Jean-Luc Godard | 103 mins | DVD | 2.35:1 | France & Italy / French, English, German & Italian* | 15
Le Mépris establishes its two main themes with its two opening shots. First, a static shot of the film’s cinematographer, Raoul Coutard, filming a scene from the film, over which writer-director Jean-Luc Godard reads out the credits, which never appear on screen. This is a movie about moviemaking, and its inherent artifice. Second, a shot of Brigitte Bardot’s naked bottom. This is a movie about a man being in love with Bardot (well, the character she plays), and another man lusting after her, and what happens when the first man pats a different bottom. Maybe.
The first man is Michel Piccoli, playing a playwright turned screenwriter who is only in it for the money, to buy a flat to share with Bardot to keep her happy. But she doesn’t want it. Or she does. Or maybe she doesn’t. The second man is Jack Palance, playing an American studio executive who’s paying the writer, but who seems to covet Bardot. It’s his assistant/translator whose bottom gets patted, in a relatively innocent matter. As innocently as an attractive Frenchman in Italy in the ’60s ever pats a woman’s bottom, anyway. The film is being directed by Fritz Lang, playing Fritz Lang, who comes out with some words of wisdom but mainly is present to represent the art of cinema. The playwright doesn’t see it as art, because it’s not a play. The producer doesn’t want it to be art, because he wants to make money.
All of this plays out over a day or two in some very long scenes. Indeed, the centrepiece is a 34-minute quiet, passive-aggressive argument between the playwright and Bardot in the aforementioned flat. They go round in circles about staying together or being apart. The point? Your guess is as good as mine. Perhaps it’s the unknowableness of the other gender (whichever gender you are). Perhaps it’s just the unknowableness of other people fullstop. Perhaps it’s the unknowableness of our own emotions — eventually Bardot decides she does want to leave the playwright to run off with the producer, but no one seems to know why.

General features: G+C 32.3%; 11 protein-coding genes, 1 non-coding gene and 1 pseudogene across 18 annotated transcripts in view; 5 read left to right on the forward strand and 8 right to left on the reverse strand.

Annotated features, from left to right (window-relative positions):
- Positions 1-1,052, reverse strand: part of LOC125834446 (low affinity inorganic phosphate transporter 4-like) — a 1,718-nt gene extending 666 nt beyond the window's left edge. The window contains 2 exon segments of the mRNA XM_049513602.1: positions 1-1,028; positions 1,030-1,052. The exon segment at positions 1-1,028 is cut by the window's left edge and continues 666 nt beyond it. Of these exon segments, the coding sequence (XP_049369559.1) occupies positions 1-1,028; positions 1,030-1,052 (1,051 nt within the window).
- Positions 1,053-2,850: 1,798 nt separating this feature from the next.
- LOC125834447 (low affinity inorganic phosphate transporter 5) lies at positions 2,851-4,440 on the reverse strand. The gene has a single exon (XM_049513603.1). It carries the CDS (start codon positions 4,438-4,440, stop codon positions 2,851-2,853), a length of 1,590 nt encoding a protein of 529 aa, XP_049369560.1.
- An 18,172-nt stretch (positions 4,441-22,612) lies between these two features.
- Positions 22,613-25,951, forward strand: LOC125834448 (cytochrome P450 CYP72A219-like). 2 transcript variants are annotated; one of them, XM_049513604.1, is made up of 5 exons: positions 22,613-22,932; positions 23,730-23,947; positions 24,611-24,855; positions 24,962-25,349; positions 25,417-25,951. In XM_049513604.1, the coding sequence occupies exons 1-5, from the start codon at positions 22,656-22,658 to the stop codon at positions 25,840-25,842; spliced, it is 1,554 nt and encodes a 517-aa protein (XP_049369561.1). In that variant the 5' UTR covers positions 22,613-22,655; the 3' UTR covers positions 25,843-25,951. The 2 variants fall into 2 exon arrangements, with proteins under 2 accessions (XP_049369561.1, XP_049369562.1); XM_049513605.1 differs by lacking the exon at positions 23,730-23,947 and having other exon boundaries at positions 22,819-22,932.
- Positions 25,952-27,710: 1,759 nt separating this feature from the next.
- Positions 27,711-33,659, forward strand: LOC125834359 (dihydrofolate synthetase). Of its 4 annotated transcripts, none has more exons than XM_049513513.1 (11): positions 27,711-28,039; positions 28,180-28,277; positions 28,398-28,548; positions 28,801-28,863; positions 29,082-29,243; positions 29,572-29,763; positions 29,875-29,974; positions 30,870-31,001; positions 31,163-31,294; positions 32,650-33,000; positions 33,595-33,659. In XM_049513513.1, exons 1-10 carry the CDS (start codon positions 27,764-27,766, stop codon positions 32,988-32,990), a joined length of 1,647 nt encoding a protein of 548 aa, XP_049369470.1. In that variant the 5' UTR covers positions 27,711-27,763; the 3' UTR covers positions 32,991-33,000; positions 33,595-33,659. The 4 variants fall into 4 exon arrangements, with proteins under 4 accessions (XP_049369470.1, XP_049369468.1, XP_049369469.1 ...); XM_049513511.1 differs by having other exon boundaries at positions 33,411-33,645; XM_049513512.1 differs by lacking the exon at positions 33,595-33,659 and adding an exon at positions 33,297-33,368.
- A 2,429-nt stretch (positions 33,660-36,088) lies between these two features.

Apparently it’s somewhat autobiographical. Maybe that explains everything.
There are attractive performances from all concerned, and gorgeous saturated cinematography by Coutard. The location manager has also done superlative work, from the run-down mostly-deserted Cinecittà studio the film opens in, to the stunning and unusual holiday home in Capri where it comes to a head. Even if you’re left a little baffled by the exact point of what you’re watching, at least it’s pretty to look at.
This review is part of the 100 Films Advent Calendar 2015. Read more here.
* All 4 languages are prominently spoken at times, but it’s mainly French, with a big dose of English from Jack Palance. On the Criterion DVD, the German and Italian parts aren’t even unsubtitled. ^